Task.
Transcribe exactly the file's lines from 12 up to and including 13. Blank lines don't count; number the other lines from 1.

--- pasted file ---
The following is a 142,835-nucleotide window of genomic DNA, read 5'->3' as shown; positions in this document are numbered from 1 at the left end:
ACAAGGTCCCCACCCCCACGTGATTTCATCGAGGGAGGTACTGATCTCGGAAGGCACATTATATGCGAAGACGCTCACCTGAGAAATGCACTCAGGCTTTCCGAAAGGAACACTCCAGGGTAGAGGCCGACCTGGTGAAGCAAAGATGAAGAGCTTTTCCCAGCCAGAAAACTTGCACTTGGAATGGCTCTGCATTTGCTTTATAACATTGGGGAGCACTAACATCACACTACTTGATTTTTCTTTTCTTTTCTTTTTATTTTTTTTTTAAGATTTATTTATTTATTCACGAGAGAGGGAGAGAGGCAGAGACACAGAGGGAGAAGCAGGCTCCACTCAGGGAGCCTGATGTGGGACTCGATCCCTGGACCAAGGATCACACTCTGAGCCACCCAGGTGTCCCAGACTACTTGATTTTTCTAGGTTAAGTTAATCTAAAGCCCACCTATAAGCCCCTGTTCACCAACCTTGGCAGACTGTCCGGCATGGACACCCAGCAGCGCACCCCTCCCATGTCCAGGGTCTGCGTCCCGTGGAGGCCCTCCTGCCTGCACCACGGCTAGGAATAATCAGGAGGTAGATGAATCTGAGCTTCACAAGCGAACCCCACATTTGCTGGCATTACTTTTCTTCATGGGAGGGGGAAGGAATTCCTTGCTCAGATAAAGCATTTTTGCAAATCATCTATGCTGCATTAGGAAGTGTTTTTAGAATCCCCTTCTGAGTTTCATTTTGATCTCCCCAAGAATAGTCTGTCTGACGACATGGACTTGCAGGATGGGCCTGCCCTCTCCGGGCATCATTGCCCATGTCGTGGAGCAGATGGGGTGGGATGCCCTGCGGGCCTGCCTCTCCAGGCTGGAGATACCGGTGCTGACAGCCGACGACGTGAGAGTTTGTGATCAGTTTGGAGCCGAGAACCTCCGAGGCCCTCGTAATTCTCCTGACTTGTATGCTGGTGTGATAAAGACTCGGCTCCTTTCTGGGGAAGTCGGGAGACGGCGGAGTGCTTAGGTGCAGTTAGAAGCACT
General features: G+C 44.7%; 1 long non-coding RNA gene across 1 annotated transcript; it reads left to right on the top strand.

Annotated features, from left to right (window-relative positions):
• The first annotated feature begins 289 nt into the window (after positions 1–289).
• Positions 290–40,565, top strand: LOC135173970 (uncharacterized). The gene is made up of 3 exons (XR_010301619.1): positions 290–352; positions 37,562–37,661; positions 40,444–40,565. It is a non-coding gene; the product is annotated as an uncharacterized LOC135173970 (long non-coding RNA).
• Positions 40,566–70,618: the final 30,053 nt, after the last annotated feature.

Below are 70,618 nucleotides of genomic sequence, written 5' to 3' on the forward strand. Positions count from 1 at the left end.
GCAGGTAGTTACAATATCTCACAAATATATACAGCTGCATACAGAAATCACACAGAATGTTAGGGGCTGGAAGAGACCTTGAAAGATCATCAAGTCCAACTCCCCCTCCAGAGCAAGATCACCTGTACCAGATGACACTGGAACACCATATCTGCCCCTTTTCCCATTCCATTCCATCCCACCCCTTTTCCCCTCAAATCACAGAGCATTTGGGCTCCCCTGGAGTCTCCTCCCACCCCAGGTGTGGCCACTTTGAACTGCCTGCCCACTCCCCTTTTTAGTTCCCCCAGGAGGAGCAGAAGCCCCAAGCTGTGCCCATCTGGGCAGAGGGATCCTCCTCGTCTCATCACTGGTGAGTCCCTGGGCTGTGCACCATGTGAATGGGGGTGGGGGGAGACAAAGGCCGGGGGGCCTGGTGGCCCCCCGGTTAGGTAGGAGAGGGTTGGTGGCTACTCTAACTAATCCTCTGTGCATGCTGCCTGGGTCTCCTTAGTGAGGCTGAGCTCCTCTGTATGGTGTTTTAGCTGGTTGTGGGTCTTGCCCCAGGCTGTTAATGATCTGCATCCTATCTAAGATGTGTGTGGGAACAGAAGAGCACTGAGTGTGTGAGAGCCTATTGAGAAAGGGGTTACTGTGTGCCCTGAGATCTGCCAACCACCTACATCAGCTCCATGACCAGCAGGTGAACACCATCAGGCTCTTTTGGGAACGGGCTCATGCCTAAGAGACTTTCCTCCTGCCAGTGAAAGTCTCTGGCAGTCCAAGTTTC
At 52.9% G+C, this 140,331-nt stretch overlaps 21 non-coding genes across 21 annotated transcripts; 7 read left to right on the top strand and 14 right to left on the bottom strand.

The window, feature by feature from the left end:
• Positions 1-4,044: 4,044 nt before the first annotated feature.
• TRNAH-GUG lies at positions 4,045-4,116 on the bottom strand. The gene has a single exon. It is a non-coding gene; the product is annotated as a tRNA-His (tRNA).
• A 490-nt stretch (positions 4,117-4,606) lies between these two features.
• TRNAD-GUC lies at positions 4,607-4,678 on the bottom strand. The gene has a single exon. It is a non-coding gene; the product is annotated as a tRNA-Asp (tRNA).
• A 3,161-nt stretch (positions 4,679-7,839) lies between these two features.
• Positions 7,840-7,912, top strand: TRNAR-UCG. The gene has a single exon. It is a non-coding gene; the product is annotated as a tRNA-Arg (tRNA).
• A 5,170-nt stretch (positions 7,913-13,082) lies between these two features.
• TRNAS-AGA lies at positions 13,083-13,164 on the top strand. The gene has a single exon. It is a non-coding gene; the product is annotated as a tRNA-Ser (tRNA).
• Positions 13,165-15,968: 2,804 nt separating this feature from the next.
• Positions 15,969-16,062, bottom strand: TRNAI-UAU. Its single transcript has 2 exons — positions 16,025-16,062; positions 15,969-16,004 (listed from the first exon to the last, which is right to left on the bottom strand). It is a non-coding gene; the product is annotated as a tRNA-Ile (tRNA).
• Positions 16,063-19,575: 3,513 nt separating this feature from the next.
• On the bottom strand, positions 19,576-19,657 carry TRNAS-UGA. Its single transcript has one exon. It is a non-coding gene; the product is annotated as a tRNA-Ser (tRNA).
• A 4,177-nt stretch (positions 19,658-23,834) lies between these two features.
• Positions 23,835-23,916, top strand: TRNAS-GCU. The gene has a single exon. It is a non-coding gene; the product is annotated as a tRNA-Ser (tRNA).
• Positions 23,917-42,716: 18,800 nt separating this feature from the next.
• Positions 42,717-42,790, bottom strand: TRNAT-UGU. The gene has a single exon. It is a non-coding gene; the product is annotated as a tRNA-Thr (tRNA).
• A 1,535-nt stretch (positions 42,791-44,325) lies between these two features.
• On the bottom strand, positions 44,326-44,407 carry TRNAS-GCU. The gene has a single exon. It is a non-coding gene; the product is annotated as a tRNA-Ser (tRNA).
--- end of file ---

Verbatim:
• Positions 1-4,044: 4,044 nt before the first annotated feature.
• TRNAH-GUG lies at positions 4,045-4,116 on the bottom strand. The gene has a single exon. It is a non-coding gene; the product is annotated as a tRNA-His (tRNA).